Drought in Sicily leaves farmers facing an uncertain future as they struggle with parched lands and dwindling water resources.

Every morning, as soon as he wakes up, Luca Cammarata looks to the sky in the hope that some clouds on the horizon will bring a few drops of water. On his farm in the Sicilian interior, it hasn’t rained for months. Cammarata’s 200 goats graze on a parched landscape resembling a lunar surface, forced to eat dry weeds and drink from a muddy pond.

The 53-year-old has never experienced a drought like it. “If things continue like this,” he said, “I will be forced to butcher my livestock and close down my farm.”

The desert is encroaching across Sicily, the largest and most populous island in the Mediterranean, where a European temperature high of 48.8C was recorded in 2021. Rainfall is down by more than 40% since 2003. In the last six months of 2023, just 150mm of rain fell.

“The situation is dramatic, there is no longer any water for the animals to drink,” Cammarata said. “The only water resource we have is this artificial pond, but now there is nothing but mud. We ask the authorities to send the army to help us get water to the farms. We can’t let the animals die. A farmer can’t bear to see their animals die of thirst.”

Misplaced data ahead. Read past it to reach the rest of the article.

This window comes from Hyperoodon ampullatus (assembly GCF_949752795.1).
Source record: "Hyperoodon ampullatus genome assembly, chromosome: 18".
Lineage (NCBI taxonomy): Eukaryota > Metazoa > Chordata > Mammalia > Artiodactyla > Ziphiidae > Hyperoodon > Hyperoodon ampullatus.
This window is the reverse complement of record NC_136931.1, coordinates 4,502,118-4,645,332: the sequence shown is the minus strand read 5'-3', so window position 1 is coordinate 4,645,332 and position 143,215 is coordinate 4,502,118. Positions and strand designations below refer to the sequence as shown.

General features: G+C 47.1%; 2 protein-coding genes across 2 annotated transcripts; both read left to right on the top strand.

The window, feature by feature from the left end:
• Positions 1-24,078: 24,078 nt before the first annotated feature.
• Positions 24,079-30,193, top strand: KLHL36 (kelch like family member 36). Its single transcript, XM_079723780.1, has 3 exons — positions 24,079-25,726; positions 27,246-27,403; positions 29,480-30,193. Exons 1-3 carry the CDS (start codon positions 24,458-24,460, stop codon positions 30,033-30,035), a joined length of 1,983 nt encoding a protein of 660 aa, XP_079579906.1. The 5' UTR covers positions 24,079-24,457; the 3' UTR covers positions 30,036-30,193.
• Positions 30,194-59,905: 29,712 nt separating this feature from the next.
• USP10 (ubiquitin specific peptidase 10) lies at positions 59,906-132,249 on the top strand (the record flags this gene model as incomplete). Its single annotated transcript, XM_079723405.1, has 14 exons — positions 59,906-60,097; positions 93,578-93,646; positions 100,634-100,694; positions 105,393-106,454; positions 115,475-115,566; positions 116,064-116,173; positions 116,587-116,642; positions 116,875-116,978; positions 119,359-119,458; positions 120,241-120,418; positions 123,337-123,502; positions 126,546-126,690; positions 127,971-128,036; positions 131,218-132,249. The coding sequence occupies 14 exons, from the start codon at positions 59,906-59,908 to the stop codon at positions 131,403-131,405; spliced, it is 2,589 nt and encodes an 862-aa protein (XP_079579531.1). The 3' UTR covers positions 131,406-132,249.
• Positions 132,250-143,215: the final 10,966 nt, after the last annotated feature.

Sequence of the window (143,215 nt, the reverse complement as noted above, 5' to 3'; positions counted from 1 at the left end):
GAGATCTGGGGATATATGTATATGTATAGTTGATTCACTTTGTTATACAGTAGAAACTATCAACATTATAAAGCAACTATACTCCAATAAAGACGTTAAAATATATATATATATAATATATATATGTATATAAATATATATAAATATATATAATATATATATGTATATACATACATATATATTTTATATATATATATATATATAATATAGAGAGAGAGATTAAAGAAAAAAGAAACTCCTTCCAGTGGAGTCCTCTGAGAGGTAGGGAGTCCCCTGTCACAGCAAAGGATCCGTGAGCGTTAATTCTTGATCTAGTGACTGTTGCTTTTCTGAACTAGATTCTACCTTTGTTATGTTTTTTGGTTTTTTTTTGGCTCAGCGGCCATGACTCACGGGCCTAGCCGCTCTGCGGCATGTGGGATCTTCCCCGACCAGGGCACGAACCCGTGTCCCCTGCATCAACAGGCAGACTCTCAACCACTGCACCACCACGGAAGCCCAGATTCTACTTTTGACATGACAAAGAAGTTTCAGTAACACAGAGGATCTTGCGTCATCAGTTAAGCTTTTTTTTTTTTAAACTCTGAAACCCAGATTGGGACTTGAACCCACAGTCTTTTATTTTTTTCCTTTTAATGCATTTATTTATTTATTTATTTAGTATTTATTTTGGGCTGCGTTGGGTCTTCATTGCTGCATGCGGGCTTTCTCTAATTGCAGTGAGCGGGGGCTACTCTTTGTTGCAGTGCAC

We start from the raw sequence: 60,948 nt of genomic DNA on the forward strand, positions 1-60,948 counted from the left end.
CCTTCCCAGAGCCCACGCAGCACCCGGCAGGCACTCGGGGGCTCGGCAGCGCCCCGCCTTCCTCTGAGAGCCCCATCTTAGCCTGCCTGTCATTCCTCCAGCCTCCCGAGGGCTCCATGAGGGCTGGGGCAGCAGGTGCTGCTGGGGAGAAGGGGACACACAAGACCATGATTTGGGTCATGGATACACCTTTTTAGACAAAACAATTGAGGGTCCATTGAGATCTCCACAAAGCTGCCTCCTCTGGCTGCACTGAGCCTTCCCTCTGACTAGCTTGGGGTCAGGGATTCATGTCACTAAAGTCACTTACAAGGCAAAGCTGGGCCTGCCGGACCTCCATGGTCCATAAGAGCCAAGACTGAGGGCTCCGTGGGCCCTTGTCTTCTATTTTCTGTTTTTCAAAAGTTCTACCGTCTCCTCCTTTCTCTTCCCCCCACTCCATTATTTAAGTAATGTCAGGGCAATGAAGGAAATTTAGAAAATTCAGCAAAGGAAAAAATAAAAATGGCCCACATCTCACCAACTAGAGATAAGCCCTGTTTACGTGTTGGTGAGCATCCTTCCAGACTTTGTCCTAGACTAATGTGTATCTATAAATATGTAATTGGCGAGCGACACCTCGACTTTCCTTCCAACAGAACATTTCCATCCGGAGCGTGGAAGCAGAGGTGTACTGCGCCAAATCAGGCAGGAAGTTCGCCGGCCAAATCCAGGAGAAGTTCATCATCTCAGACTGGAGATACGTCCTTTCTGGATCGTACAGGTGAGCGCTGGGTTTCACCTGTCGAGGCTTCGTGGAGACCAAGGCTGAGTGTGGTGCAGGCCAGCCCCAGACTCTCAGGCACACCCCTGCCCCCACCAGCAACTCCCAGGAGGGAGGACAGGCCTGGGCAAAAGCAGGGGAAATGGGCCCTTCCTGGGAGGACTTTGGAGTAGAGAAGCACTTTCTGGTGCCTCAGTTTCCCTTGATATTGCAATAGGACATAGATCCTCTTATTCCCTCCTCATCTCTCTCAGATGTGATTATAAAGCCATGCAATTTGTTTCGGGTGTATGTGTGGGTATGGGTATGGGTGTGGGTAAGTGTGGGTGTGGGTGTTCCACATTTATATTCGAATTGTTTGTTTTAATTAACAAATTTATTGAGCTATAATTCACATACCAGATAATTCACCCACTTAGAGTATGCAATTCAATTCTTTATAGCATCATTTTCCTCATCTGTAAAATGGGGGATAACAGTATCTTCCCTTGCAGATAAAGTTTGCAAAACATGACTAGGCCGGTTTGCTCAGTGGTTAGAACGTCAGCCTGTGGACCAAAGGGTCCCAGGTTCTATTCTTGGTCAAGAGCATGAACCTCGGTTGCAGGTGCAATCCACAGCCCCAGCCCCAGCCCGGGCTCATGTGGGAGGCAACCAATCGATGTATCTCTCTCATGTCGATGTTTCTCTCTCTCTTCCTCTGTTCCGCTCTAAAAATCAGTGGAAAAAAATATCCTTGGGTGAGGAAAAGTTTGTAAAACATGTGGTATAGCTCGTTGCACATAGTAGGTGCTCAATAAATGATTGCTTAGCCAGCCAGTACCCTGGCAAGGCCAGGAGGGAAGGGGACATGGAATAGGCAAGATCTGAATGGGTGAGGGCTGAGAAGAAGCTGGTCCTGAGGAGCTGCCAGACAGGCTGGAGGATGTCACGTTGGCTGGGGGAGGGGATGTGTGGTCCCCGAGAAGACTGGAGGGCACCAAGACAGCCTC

In May the government in Rome declared a state of emergency over the Sicilian drought, allocating €20m in assistance – well short of the €130m requested by the regional government.

Christian Mulder, a professor of ecology and climate emergency at the University of Catania on the island, painted a stark picture of Sicily’s future while criticising what he said were serious failures on the part of regional and national authorities. “By 2030, a third of the territory of Sicily will become a desert, comparable to the lands of Tunisia and Libya,” Mulder said. “The entire strip facing the Sicilian Channel [waters separating Sicily from Africa] is doomed to desertification. The ancient Arabs who once inhabited the island had successfully devised ways to manage water. However, these old aqueducts have not been maintained or updated. Sicily is now facing the concrete consequences of decades of mismanagement of water resources.”

Traditionally, drinking water in the island is sourced from aquifers, subterranean rock layers saturated with water, while water for agriculture is stored in large tanks constructed after the second world war. Both systems rely on increasingly scarce winter rainfall. For three decades, essential maintenance to the irrigation network has been neglected, diminishing the capacity of the island’s reservoirs. “Once we had artificial ponds that so that the livestock could drink during grazing,” Cammarata said. “But due to drought and high temperatures, all the small artificial ponds have dried up.”

In October 2023, average temperatures in the island ranged between 28 and 30C, with peaks reaching 34-35C, making it the hottest October in Sicily in the past 100 years. But the real problem comes in summer, when temperatures approach 48C and waves of fires pulverise what little vegetation remains. Last year, according to an estimate made by the regional civil protection agency, fires caused more than €60m (£51m) worth of damage. More than 693 hectares (1,712 acres) of woodland on the island were destroyed.